It can be used inside the frame, outside the frame, between the frame and door and it comes in many, many variations.
If you wondering what a Butt Hinge looks like, just look a pretty much any door, unless it has some sort of a decorative hinge, it probably has Butt Hinges installed, and even if it is decorative, it might still be some variation of the a butt hinge.

Installing hinges is like many other things in woodworking, once you are shown a few tips and tricks, they become easy to install and are properly aligned, straight and help to augment your woodworking rather than taking away from it. In this video we highlight some of those tricks and tips to make hinge selection less frustrating and easier to to do.
Copyright - Colin Knecht
woodworkweb.com

Make Your Own Router Table - 3 Part Series

There was a time when every woodworker made all their own tools, or maybe you had a blacksmith help you with some of the metal parts ... roll forward about 5,000 years and woodworkers are still making their own tools, and this video is part of that.

I have talked about routers in the past, and that most woodworkers find that move than 805 of the wood router work they do involves a router table ... yet there are still tons of people with routers and no table. So, in this article and videos we will be building a very good quality wood router table that will serve most woodworkers well for decades of use ... and it's inexpensive to build.

Part one - The Stand
Yes, we need something to put our router top on so why no build our own sturdy stand. Our stand will have 4 legs (obviously) and all four legs will have a five degree - 2 angle. The reason I like this stand is it is very sturdy and stable. Unlike some square type stands, the ones with angled legs are very hard to push over making them ideal for router bases. If you want, you could make the deluxe stand like the one Norm Abrams designed, or which plans are available on the Internet, but we want to make a stand that could be  weekend project in having your router table build and working in a weekend.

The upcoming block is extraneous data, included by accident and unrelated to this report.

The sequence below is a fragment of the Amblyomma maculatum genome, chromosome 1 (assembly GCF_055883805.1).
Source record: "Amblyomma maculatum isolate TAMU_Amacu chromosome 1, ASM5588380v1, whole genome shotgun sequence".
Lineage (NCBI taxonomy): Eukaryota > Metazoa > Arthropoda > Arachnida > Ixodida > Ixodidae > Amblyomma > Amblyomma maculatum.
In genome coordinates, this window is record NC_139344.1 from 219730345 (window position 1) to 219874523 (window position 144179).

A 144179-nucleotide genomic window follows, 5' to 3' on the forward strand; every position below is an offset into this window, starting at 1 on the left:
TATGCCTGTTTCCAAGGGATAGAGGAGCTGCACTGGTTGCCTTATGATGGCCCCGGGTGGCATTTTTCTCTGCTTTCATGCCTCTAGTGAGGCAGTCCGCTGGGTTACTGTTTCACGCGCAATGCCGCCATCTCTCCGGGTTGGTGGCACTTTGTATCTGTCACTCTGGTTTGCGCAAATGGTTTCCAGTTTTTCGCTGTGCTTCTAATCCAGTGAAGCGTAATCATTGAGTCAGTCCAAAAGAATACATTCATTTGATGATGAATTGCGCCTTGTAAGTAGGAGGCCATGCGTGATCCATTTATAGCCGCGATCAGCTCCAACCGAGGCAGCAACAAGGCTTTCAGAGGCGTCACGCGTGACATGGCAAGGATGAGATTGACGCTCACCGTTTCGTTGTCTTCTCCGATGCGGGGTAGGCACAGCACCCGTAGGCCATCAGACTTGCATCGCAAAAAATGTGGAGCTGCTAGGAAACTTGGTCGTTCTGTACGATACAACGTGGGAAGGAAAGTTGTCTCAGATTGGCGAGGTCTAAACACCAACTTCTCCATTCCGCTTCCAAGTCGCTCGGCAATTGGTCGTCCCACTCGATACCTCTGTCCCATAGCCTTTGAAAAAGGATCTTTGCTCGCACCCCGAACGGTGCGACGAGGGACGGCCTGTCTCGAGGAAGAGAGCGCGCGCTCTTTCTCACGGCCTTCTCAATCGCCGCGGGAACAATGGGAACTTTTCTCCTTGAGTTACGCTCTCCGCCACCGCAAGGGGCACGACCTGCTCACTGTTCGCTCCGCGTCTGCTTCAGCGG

Our stand is constructed of construction grade lumber (hand picked) from the local lumber store. We picked up a quantity of 2 - 2" x 3" x 8ft boards, and 3 - 4" x 3/4" x 8ft boards.
The 2x3s would be for the legs, the 1x4s for the bracing and skirting ...

Make Your Own Router Table - 4 Part Series (2)

There was a time when every woodworker made all their own tools, or maybe you had a blacksmith help you with some of the metal parts ... roll forward about 5,000 years and woodworkers are still making their own tools, and this video is part of that.

I have talked about routers in the past, and that most woodworkers find that move than 805 of the wood router work they do involves a router table ... yet there are still tons of people with routers and no table. So, in this article and videos we will be building a very good quality wood router table that will serve most woodworkers well for decades of use ... and it's inexpensive to build.

*** UPDATE *** .... Popular Woodworking has asked Colin to be their Coach for their latest On-Line Course "Router Fundamentals" .... for more info .... Click Here

Part one - The Stand
Yes, we need something to put our router top on so why no build our own sturdy stand. Our stand will have 4 legs (obviously) and all four legs will have a five degree - 2 angle. The reason I like this stand is it is very sturdy and stable. Unlike some square type stands, the ones with angled legs are very hard to push over making them ideal for router bases. If you want, you could make the deluxe stand like the one Norm Abrams designed, or which plans are available on the Internet, but we want to make a stand that could be  weekend project in having your router table build and working in a weekend.

Part 1 Making the Stand

Part 2 Making the Top

Part 3 Adding some Accessories

 

Part 4 - Using our Shop Made Router Table

 

To start off .... Our stand is constructed of construction grade lumber (hand picked) from the local lumber store. We picked up a quantity of 2 - 2" x 3" x 8ft boards, and 3 - 4" x 3/4" x 8ft boards.
The 2x3s would be for the legs, the 1x4s for the bracing and skirting ...